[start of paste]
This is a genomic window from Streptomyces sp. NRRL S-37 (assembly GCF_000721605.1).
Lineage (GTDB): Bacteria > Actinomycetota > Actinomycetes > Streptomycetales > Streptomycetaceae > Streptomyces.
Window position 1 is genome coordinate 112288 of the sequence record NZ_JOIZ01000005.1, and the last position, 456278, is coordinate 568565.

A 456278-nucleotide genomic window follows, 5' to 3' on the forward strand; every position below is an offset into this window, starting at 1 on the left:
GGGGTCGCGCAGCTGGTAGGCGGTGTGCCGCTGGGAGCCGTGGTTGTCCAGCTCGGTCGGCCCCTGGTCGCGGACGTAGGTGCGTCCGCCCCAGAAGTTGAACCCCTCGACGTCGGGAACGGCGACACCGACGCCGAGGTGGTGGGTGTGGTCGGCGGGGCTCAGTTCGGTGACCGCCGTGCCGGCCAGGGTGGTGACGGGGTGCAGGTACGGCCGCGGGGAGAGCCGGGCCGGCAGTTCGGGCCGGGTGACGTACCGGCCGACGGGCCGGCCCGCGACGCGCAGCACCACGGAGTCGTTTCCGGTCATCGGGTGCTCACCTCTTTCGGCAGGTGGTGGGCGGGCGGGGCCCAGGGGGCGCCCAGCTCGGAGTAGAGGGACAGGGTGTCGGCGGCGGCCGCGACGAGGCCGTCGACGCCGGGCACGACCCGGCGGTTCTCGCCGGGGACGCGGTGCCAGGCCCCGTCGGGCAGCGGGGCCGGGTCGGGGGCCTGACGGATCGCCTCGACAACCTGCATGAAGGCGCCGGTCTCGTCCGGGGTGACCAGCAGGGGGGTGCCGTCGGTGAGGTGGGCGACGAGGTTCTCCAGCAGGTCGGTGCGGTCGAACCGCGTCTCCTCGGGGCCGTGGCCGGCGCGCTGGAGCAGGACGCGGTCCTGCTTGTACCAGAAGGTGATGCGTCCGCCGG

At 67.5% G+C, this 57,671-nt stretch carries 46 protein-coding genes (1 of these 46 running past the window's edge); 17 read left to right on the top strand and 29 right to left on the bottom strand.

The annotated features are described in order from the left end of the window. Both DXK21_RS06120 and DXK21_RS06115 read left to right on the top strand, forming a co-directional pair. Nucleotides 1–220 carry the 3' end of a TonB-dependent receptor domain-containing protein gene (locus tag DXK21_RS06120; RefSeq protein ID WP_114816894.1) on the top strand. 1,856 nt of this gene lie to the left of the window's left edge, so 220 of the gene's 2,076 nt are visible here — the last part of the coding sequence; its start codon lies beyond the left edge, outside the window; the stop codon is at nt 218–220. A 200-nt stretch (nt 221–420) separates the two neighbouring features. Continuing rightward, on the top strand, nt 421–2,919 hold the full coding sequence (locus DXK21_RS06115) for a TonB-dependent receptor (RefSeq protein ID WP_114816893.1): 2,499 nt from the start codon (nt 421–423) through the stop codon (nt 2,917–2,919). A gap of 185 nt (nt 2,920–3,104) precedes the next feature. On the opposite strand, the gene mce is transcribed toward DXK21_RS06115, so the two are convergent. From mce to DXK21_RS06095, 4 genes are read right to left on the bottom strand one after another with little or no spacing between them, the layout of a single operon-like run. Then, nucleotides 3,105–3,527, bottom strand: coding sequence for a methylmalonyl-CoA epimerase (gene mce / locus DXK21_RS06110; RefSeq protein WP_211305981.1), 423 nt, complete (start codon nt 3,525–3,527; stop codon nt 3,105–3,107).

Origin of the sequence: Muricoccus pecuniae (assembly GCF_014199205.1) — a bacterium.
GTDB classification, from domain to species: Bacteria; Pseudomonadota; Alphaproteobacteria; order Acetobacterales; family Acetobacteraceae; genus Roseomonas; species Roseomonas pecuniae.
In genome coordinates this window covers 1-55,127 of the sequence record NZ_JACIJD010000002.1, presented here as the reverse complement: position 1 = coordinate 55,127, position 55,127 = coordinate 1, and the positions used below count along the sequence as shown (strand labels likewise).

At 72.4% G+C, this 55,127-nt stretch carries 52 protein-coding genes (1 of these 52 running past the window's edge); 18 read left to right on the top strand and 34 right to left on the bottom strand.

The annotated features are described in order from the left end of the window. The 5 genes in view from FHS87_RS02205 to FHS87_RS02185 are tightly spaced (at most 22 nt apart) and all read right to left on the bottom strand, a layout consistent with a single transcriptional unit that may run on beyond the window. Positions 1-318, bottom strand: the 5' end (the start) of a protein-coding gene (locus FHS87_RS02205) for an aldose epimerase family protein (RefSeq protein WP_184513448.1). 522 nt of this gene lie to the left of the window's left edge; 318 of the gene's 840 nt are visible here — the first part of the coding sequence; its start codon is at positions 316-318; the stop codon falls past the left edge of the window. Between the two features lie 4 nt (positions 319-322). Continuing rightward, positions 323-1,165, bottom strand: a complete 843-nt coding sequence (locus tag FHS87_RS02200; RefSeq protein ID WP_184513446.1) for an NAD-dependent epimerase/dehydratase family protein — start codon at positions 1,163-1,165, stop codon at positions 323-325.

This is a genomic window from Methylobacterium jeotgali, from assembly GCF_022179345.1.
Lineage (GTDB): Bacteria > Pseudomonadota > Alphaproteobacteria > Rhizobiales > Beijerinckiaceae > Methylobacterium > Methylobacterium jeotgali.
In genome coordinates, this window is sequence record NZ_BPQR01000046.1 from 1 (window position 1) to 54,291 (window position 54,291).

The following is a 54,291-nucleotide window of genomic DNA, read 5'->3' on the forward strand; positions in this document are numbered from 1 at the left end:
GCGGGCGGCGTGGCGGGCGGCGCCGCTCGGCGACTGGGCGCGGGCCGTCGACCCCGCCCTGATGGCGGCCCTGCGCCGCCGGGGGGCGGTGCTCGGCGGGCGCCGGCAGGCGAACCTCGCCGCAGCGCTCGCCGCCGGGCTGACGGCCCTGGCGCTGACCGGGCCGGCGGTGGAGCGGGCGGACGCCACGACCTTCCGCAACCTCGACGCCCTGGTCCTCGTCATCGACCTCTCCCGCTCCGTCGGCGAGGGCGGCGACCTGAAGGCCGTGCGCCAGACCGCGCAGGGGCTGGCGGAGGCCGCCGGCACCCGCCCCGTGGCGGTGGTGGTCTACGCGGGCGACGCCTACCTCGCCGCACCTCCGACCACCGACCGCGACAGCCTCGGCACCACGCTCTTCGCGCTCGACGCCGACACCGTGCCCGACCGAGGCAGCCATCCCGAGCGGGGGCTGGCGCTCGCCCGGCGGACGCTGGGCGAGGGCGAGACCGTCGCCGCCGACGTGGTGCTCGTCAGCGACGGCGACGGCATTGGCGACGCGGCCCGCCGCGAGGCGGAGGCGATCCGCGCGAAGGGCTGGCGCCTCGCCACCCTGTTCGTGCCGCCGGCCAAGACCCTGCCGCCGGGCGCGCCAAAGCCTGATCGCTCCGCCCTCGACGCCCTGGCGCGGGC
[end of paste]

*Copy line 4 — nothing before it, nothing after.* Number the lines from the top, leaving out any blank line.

A 456278-nucleotide genomic window follows, 5' to 3' on the forward strand; every position below is an offset into this window, starting at 1 on the left: